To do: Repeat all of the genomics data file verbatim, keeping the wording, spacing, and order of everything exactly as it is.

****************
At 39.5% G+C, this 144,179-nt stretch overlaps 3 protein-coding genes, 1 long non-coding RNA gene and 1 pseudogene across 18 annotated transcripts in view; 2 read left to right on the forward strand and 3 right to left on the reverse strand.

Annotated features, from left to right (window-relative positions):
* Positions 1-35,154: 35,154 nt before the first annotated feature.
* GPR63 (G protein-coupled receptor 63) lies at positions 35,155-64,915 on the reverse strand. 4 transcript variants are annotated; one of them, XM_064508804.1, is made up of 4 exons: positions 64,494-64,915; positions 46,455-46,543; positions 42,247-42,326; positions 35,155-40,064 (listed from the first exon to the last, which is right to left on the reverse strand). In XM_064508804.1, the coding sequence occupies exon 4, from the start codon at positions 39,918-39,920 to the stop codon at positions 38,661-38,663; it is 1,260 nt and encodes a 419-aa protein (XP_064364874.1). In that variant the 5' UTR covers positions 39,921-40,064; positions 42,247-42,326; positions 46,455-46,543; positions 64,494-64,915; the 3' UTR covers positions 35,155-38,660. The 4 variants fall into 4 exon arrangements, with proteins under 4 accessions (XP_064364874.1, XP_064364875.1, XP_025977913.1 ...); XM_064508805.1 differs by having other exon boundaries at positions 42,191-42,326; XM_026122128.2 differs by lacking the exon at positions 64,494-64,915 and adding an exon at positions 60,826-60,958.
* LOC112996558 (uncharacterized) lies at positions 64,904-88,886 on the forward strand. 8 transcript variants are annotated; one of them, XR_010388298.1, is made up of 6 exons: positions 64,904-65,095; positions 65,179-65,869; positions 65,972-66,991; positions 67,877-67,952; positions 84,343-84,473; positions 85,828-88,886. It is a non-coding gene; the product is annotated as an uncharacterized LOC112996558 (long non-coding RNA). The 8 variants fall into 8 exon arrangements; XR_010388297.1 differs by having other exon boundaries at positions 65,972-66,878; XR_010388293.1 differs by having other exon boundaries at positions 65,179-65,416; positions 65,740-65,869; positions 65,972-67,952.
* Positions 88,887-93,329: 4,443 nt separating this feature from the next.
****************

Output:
At 39.5% G+C, this 144,179-nt stretch overlaps 3 protein-coding genes, 1 long non-coding RNA gene and 1 pseudogene across 18 annotated transcripts in view; 2 read left to right on the forward strand and 3 right to left on the reverse strand.

Annotated features, from left to right (window-relative positions):
* Positions 1-35,154: 35,154 nt before the first annotated feature.
* GPR63 (G protein-coupled receptor 63) lies at positions 35,155-64,915 on the reverse strand. 4 transcript variants are annotated; one of them, XM_064508804.1, is made up of 4 exons: positions 64,494-64,915; positions 46,455-46,543; positions 42,247-42,326; positions 35,155-40,064 (listed from the first exon to the last, which is right to left on the reverse strand). In XM_064508804.1, the coding sequence occupies exon 4, from the start codon at positions 39,918-39,920 to the stop codon at positions 38,661-38,663; it is 1,260 nt and encodes a 419-aa protein (XP_064364874.1). In that variant the 5' UTR covers positions 39,921-40,064; positions 42,247-42,326; positions 46,455-46,543; positions 64,494-64,915; the 3' UTR covers positions 35,155-38,660. The 4 variants fall into 4 exon arrangements, with proteins under 4 accessions (XP_064364874.1, XP_064364875.1, XP_025977913.1 ...); XM_064508805.1 differs by having other exon boundaries at positions 42,191-42,326; XM_026122128.2 differs by lacking the exon at positions 64,494-64,915 and adding an exon at positions 60,826-60,958.
* LOC112996558 (uncharacterized) lies at positions 64,904-88,886 on the forward strand. 8 transcript variants are annotated; one of them, XR_010388298.1, is made up of 6 exons: positions 64,904-65,095; positions 65,179-65,869; positions 65,972-66,991; positions 67,877-67,952; positions 84,343-84,473; positions 85,828-88,886. It is a non-coding gene; the product is annotated as an uncharacterized LOC112996558 (long non-coding RNA). The 8 variants fall into 8 exon arrangements; XR_010388297.1 differs by having other exon boundaries at positions 65,972-66,878; XR_010388293.1 differs by having other exon boundaries at positions 65,179-65,416; positions 65,740-65,869; positions 65,972-67,952.
* Positions 88,887-93,329: 4,443 nt separating this feature from the next.